In some embodiments, containers running on the virtual compute system 110 may be associated with container-specific resources such as memory, disk storage, database, etc. that are accessible by any program code executed in the containers. For example, code execution results of a program code executed in a container may be cached in local memory associated with the container. The cached results may be utilized by the virtual compute system 110 to facilitate other code execution requests of the same type (e.g., requests associated with the same program code and the same set of arguments). In one example, a user may wish to provide a weather service that allows people to type in zip codes and view the weather information associated with those zip codes. Every time a zip code is entered, a request may be sent to the virtual compute system 110 to execute a weather information lookup function (e.g., in a container created on a virtual machine instance assigned to the user) using the entered zip code. The lookup function may retrieve the weather information from a weather database using the zip code and output the retrieved weather information. The retrieved weather information may also be stored in the memory associated with the container, so that any future code execution requests can utilize the stored information. For example, if another request having the same zip code is received (e.g., within a threshold time period), the weather information lookup function may simply return the cached result without going to the weather database, thereby achieving some latency gains. Even if the current weather information is cached, if the subsequent requests are routed to a different container that cannot access the cached information, the cached information would not be available to the weather information lookup function and the latency gains could not be achieved. Additionally, or alternatively, the virtual compute system 110 may have other resources such as memory, disk storage, database, etc. accessible at the instance level (e.g., accessible by any program code executed on the particular instance or any containers thereon) and/or at the account level (e.g., accessible by any program code executed on an instance associated with the user).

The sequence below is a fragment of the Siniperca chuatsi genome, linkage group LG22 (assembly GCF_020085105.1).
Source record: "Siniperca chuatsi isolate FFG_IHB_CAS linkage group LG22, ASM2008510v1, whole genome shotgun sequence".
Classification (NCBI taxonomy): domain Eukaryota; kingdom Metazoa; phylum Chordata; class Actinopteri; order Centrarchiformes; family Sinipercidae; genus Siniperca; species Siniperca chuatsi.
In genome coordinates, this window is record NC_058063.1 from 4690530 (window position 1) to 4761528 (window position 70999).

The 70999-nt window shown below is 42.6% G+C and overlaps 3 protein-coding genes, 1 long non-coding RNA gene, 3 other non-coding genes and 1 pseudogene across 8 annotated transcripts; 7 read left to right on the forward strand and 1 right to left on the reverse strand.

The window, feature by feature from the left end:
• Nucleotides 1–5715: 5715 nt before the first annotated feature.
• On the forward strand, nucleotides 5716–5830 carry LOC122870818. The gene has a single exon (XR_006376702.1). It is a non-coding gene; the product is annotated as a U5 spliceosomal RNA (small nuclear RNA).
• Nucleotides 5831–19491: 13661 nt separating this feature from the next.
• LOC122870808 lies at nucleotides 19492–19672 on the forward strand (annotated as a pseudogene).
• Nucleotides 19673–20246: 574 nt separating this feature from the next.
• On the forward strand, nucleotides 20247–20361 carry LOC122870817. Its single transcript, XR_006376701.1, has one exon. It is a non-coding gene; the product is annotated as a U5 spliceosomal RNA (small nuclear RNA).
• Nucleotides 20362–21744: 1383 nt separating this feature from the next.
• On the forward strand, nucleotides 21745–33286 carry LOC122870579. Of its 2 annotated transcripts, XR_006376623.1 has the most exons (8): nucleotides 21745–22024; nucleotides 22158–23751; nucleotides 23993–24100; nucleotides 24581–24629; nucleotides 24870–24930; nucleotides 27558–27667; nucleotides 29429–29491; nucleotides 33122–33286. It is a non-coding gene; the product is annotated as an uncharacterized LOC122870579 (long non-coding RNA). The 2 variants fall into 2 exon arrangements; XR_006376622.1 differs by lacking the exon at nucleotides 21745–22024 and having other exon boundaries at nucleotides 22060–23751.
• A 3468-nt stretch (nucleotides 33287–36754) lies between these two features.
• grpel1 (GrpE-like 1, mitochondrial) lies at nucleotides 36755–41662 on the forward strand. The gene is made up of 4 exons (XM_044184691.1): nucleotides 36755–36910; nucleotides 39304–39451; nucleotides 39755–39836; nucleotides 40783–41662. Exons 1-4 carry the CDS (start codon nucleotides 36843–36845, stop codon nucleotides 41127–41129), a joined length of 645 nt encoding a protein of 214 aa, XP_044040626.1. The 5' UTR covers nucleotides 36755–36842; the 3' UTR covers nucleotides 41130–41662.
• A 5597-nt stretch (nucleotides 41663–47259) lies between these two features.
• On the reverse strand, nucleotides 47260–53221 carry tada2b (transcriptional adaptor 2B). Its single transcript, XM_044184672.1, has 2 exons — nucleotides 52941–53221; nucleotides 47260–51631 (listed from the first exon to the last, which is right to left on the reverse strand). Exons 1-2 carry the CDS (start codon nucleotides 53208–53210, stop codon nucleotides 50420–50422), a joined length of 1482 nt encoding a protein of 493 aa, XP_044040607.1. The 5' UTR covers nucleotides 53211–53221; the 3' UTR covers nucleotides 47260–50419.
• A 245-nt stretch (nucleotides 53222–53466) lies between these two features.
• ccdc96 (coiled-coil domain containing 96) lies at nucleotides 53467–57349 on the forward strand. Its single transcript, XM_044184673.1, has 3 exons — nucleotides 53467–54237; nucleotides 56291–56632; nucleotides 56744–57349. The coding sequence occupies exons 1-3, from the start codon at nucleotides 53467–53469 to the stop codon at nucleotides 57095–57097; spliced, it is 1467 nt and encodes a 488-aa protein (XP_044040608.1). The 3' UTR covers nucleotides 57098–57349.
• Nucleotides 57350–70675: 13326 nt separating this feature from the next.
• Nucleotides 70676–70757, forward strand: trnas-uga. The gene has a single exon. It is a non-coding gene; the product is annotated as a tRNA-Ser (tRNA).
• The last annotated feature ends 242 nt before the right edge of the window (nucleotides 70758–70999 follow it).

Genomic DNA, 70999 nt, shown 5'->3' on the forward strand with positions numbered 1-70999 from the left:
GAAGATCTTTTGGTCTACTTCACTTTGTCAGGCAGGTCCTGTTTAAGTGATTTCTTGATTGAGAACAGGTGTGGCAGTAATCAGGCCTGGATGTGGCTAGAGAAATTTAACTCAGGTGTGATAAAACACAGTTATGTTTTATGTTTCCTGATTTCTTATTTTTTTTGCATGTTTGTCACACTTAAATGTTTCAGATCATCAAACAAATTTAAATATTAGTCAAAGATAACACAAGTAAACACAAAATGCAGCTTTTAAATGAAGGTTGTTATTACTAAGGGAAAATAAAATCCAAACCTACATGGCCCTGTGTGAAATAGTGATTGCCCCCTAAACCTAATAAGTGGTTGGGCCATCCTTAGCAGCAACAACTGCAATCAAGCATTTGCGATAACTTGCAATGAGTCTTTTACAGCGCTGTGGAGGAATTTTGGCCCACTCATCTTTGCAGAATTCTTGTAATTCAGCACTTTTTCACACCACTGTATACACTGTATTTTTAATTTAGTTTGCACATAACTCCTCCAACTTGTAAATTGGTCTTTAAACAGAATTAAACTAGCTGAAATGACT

Mapping Between Requests and Specific Containers

In some embodiments, the routing manager 150 processes the incoming code execution requests and determines to which containers the requests should be routed. For example, when the virtual compute system 110 receives a request associated with a given program code for the first time, there may be no mapping that routes the request to a specific container running on the virtual compute system 110. Upon receiving such a request, an instance may be moved from the warming pool 130A to the active pool 140A and assigned to the user associated with the request. Then, the virtual compute system 110 can create a container on the instance, load the program code onto the container, and execute the program code in the container. Any information generated or obtained while executing the program code may be stored in one or more computing resources associated with the container. The computing resources may include local memory and/or disk storage accessible only by the container. The computing resources may also include a database that is maintained on the virtual compute system 110 or on an external service (e.g., auxiliary service 106). Upon storing the information generated or obtained while executing the program code in one or more computing resources, the routing manager 150 may update the mapping data 150A so that future requests that may benefit from utilizing the stored container-specific information would be routed to this specific container.